Object of exhibition is again an 'objet' to be seen and felt. Whether it is 'art' or not boils down to a matter of an individual's idea. For instance, Baroque art can be said to be the creation of Louis XIV who made France the great cultural nation. He was the curator of the art he created. However, he was not a civilian as most of today's curators are. He was the omnipotent being who had wielded the ultimate sovereign power. Baroque art, taken under his wings and displayed under the patronage of his dynasty, was more of the symbol of the ruling class than the artistic object. Undoubtedly, today it is not the job of a curator to exhibit the values of the established. Being indifferent to the power and authority, Curator's dilemma rather lies in planning the exhibition from a solitary point of view.
To buy fish, you have to go to the fish market. Because that's the fact of life. Likewise, people believe that art is in the art gallery.
Fish, in fact, originally lived in the sea. They were born to swim around in the vast expanse of the sea water. To catch them, you need to study and learn their natural habit. And even after you caught them, you have to figure out how to keep them fresh and put them on the shelves to make them look good. The same goes for art in the art gallery. Before the art gallery, art was in the immense time span of art history and infinite space reaching from earth to heaven. A curator is a member of this time and space who is responsible for a social branch that delivers, promotes, conserves, studies and disseminates the meaning of the 'idea' of the 'art' by showing 'objects' on display.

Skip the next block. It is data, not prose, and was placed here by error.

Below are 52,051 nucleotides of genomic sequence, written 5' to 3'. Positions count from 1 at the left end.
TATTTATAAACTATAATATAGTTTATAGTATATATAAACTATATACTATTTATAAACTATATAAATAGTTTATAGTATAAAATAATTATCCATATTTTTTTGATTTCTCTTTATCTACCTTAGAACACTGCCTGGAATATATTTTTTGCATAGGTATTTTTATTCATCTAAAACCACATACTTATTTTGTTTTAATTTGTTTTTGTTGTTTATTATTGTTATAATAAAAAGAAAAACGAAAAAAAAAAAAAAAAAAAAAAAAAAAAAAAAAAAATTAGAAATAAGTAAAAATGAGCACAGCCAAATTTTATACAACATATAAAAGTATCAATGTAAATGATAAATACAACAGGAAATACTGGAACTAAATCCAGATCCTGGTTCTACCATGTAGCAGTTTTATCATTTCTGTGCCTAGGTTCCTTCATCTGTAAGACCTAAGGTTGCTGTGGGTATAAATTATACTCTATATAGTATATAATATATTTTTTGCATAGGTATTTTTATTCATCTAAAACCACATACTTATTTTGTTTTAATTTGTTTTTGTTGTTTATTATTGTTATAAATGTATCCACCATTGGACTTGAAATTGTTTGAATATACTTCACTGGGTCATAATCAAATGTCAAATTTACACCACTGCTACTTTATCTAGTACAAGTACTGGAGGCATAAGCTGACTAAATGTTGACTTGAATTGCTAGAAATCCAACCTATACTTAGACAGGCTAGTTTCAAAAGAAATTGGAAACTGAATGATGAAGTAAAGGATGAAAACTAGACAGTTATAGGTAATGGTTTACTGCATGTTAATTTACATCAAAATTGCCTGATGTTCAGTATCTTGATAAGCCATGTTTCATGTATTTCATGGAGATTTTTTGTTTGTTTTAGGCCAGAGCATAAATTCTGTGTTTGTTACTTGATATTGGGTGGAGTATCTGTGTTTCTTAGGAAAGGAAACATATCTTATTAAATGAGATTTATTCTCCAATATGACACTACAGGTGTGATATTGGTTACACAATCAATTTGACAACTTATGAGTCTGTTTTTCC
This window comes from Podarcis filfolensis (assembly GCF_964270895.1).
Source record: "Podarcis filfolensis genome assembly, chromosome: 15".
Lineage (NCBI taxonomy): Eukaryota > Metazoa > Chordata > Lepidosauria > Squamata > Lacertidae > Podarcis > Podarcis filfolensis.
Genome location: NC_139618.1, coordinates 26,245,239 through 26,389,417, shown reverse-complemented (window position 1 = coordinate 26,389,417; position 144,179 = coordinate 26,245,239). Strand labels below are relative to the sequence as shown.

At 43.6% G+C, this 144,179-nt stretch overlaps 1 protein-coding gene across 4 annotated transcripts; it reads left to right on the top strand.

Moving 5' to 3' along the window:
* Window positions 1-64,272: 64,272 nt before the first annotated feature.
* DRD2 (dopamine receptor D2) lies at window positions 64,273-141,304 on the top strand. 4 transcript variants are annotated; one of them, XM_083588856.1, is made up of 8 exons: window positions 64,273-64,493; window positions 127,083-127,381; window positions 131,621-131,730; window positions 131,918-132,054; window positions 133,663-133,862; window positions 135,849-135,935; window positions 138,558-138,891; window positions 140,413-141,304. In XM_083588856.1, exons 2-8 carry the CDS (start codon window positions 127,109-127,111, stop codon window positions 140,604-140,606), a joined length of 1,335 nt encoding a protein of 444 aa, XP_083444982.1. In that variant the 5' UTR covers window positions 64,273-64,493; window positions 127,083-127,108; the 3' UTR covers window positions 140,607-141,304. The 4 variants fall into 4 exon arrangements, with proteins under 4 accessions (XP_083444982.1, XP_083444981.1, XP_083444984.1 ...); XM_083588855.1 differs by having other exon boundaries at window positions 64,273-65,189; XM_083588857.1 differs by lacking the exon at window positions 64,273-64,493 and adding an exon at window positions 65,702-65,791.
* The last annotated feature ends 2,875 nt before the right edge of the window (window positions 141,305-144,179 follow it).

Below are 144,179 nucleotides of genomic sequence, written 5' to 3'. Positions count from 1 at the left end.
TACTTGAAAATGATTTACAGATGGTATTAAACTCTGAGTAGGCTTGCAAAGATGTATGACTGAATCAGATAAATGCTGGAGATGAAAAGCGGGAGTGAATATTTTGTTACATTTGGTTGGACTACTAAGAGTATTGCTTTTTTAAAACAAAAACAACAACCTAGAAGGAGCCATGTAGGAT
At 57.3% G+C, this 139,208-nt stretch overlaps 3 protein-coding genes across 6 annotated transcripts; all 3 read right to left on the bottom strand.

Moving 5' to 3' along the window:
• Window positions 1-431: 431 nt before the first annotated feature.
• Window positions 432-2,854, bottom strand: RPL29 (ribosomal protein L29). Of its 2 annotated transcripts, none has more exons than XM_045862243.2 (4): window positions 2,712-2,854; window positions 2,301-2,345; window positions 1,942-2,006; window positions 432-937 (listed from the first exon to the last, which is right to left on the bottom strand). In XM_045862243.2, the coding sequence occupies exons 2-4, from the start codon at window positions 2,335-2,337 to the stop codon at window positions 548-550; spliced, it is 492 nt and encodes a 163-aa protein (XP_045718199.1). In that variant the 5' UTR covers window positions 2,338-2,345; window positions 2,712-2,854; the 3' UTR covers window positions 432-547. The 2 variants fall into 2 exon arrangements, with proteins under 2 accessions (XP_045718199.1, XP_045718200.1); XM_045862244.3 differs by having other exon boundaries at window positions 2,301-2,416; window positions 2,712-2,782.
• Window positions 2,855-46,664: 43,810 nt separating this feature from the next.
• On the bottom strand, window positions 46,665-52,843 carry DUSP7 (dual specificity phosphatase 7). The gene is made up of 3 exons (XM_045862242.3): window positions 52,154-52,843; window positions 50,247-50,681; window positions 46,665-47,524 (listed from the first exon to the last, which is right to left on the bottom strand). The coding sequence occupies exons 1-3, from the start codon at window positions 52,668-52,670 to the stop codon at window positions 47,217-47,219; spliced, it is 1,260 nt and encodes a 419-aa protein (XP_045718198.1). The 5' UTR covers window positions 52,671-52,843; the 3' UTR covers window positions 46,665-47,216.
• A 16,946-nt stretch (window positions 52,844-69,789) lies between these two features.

As mentioned above, there is no such thing as 'art.' It was the human called 'artist' that existed first. Some of the things these humans had created began to be referred to as 'art,' and that is the origin of art history. That is, humans came first and then the object called art. The term 'art' cannot be displayed because it is impossible to see and feel. A child would instinctively start drawing and fumbling 4with earth before learning the word 'art.' 'Object' on display is what is produced by an 'artist.' The question raised here is whether being an artist is a socially viable occupation. As was illustrated in the first section, an artist used to be a person with faith in god who serves the religious and political governors. It was only the 18th century that creation of art was considered a profession.